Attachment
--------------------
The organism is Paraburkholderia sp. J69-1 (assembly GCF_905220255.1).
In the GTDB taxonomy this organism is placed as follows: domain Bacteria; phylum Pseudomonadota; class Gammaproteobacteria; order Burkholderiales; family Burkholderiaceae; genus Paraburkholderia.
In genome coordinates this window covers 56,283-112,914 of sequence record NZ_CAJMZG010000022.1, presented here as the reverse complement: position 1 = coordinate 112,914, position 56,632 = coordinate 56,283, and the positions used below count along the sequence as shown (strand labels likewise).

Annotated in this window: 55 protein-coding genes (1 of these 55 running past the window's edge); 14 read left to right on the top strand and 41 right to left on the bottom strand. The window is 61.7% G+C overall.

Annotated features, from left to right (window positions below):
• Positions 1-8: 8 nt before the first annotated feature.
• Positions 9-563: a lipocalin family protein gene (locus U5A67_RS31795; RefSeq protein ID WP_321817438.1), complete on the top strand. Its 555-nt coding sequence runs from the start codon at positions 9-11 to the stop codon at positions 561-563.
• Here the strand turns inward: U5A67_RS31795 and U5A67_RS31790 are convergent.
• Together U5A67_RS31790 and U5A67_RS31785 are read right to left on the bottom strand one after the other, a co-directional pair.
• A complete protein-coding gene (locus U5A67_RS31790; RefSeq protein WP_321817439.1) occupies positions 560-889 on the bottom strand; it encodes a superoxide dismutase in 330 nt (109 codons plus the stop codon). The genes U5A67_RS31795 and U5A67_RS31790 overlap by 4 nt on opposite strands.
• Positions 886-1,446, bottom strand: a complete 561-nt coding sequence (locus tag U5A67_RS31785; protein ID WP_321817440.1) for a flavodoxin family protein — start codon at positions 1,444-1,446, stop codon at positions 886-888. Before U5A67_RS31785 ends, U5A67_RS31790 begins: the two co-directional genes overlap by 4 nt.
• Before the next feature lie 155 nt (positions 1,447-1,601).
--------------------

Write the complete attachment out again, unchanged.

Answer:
The organism is Paraburkholderia sp. J69-1 (assembly GCF_905220255.1).
In the GTDB taxonomy this organism is placed as follows: domain Bacteria; phylum Pseudomonadota; class Gammaproteobacteria; order Burkholderiales; family Burkholderiaceae; genus Paraburkholderia.
In genome coordinates this window covers 56,283-112,914 of sequence record NZ_CAJMZG010000022.1, presented here as the reverse complement: position 1 = coordinate 112,914, position 56,632 = coordinate 56,283, and the positions used below count along the sequence as shown (strand labels likewise).

Annotated in this window: 55 protein-coding genes (1 of these 55 running past the window's edge); 14 read left to right on the top strand and 41 right to left on the bottom strand. The window is 61.7% G+C overall.

Annotated features, from left to right (window positions below):
• Positions 1-8: 8 nt before the first annotated feature.
• Positions 9-563: a lipocalin family protein gene (locus U5A67_RS31795; RefSeq protein ID WP_321817438.1), complete on the top strand. Its 555-nt coding sequence runs from the start codon at positions 9-11 to the stop codon at positions 561-563.
• Here the strand turns inward: U5A67_RS31795 and U5A67_RS31790 are convergent.
• Together U5A67_RS31790 and U5A67_RS31785 are read right to left on the bottom strand one after the other, a co-directional pair.
• A complete protein-coding gene (locus U5A67_RS31790; RefSeq protein WP_321817439.1) occupies positions 560-889 on the bottom strand; it encodes a superoxide dismutase in 330 nt (109 codons plus the stop codon). The genes U5A67_RS31795 and U5A67_RS31790 overlap by 4 nt on opposite strands.
• Positions 886-1,446, bottom strand: a complete 561-nt coding sequence (locus tag U5A67_RS31785; protein ID WP_321817440.1) for a flavodoxin family protein — start codon at positions 1,444-1,446, stop codon at positions 886-888. Before U5A67_RS31785 ends, U5A67_RS31790 begins: the two co-directional genes overlap by 4 nt.
• Before the next feature lie 155 nt (positions 1,447-1,601).